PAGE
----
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Faculty Ends Pre-Matriculation Credits
As we anticipated previously (and The D didn’t), the faculty met on November 12 to decide on ending the award of credits to incoming students, beginning with the Class of 2018. Subject to one wrinkle with the Thayer school, all freshman arriving in the fall of 2014 will matriculate with no credits at all that they may apply toward their degree requirements, no matter what their AP course grades and other pre-Dartmouth academic activities have been.
In the discussion at the faculty meeting, several facts were put forward — albeit in rather haphazard fashion:
● Students arrive in Hanover with an average of three credits;
● Nonetheless 80% of students take 12 terms;
● 20% of students will be required to enroll for an extra term at the College due to the non-recognition of credits.
The impact of this change is not insubstantial: each year, about 200 students will be obliged to attend an extra term at a total cost of about $20,000 each. That’s about $4 million in extra income for the College, before financial aid. And these students will be taking a total of 600 courses, which adds about 2% to the demand for courses.
I find it amazing that such an important change could be effected at Dartmouth with no public discussion and no input at all from students.
Addendum: I attempted to pin down the above figures by asking Registrar Meredith Braz for specific details of the number of students who would be affected by the changes and the additional demand for courses that the changes would create. Regrettably, I received only the following, deeply unhelpful response:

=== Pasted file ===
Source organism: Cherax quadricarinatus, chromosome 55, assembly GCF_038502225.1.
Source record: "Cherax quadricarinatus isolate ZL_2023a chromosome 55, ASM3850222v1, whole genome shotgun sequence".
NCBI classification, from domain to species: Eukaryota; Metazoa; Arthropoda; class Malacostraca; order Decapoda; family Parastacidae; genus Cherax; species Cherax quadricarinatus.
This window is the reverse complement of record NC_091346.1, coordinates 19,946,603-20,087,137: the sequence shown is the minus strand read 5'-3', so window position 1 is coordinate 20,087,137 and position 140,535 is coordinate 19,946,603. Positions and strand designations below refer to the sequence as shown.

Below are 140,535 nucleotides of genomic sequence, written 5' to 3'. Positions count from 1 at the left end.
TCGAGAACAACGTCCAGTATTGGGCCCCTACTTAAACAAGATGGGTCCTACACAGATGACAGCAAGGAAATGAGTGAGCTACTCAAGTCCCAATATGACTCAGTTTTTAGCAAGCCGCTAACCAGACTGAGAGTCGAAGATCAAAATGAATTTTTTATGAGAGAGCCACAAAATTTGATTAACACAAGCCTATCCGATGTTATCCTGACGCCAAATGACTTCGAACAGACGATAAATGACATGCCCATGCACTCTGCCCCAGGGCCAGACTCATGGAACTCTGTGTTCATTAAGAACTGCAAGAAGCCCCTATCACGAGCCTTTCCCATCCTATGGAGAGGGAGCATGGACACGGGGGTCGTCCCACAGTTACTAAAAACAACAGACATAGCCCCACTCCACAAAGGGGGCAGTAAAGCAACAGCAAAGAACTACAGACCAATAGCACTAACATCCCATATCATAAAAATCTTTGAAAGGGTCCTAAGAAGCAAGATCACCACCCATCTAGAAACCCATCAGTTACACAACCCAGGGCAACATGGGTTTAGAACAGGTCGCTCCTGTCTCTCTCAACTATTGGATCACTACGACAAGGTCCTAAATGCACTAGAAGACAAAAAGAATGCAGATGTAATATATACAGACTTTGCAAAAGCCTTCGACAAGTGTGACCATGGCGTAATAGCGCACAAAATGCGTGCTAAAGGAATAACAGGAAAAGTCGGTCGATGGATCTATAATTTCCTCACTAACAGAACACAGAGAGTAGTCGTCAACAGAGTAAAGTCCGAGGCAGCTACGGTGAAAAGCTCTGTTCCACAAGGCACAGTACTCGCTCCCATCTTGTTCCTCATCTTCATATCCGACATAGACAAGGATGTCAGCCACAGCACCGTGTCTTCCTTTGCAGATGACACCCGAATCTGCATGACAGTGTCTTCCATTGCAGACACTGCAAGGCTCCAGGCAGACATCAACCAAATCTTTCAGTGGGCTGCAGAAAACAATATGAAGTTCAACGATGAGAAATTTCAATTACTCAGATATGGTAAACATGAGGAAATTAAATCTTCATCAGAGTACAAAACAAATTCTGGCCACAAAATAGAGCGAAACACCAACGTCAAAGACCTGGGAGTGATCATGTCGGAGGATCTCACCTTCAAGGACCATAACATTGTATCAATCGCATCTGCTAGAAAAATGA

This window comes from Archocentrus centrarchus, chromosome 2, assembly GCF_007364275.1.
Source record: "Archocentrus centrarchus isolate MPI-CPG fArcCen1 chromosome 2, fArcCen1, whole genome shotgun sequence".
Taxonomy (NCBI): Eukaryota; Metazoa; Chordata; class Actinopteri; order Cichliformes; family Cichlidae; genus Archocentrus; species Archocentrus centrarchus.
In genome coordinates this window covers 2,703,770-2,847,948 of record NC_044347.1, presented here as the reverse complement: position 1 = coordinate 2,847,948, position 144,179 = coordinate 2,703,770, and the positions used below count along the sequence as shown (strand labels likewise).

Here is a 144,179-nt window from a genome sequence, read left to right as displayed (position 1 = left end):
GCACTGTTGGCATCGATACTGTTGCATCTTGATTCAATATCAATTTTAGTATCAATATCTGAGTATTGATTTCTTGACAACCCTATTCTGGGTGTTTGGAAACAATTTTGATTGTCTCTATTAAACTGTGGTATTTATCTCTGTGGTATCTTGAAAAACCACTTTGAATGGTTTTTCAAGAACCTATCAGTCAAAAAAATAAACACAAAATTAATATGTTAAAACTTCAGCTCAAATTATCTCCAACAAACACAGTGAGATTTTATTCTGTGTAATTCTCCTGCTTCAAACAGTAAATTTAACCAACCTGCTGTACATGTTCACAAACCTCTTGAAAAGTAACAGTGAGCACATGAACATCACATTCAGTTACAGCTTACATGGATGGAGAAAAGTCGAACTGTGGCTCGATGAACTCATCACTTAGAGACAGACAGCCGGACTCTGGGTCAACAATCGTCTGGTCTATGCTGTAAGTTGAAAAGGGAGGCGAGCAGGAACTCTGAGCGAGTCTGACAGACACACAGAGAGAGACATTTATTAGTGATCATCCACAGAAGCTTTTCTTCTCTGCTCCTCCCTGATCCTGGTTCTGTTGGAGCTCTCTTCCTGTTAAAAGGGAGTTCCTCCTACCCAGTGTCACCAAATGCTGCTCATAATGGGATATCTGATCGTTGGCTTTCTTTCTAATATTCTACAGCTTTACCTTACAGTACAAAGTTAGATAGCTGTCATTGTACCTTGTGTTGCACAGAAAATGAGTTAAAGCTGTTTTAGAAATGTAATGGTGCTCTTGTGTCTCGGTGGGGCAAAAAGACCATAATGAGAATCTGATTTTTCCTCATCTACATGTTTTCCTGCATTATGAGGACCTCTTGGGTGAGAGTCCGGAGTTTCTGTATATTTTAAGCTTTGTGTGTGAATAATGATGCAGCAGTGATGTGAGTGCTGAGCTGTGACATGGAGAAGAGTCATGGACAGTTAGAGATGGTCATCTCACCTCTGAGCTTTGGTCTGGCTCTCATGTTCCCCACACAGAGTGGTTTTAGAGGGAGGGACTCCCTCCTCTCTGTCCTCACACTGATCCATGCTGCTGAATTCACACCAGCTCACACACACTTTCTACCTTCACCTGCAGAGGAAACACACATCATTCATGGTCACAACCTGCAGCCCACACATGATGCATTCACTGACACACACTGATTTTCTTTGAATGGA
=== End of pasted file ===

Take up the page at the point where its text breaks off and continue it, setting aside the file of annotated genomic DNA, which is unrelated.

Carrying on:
–––- Forwarded message –––-
From: Meredith Braz
Date: Fri, Nov 16, 2012 at 6:12 AM
Subject: RE: AP etc. Credit
To: Joseph Asch
I hope all is well with you.
I agree that while all the impacts on courses cannot be predetermined, faculty seem to have considered them quite thoroughly and concluded that this new policy will well-serve our students. Students use AP credits in a variety of ways; for placement into a higher level course, to reduce their course load during a term, to reduce the number of terms to graduate, and often not at all. As you may have heard from the discussion, it is not infrequent that students will ask to remove their AP credit so that they may take the equivalent course since they do not really feel prepared.
One of the wonderful things about Dartmouth is the flexibility and individualized academic plans that students have; it does make reporting a challenge, however.
Best wishes for a happy Thanksgiving,
Meredith H. Braz
Registrar of the College
6014 McNutt Hall, Room 105
Hanover, NH 03755
FAX: (603) 646-2247
Registrar Braz did not respond at all to a follow-up e-mail requesting actual figures, even though Dean of the Faculty Mike Mastanduno was cc’ed on it. We are waiting for you, President Hanlon.
Addendum: For some reason, The D has not covered this story. We first posted on it on October 29, and I wrote directly to Editor-in-Chief Emily Fletcher on November 3 to suggest that her paper cover this issue, given its significant impact on students. I received no response. What is with The D?
Addendum: A reliable correspondent writes in to note that currently, to his knowledge, many students with pre-matriculation credits take a lighter course load during their senior year: two courses each term rather than three. If these undergrads, who are part of the group of the 80% of students who already take 12 terms at the College, are required to take extra courses, the elimination of pre-matriculation credits will have a further effect on the oversubscription problem beyond that calculated above.
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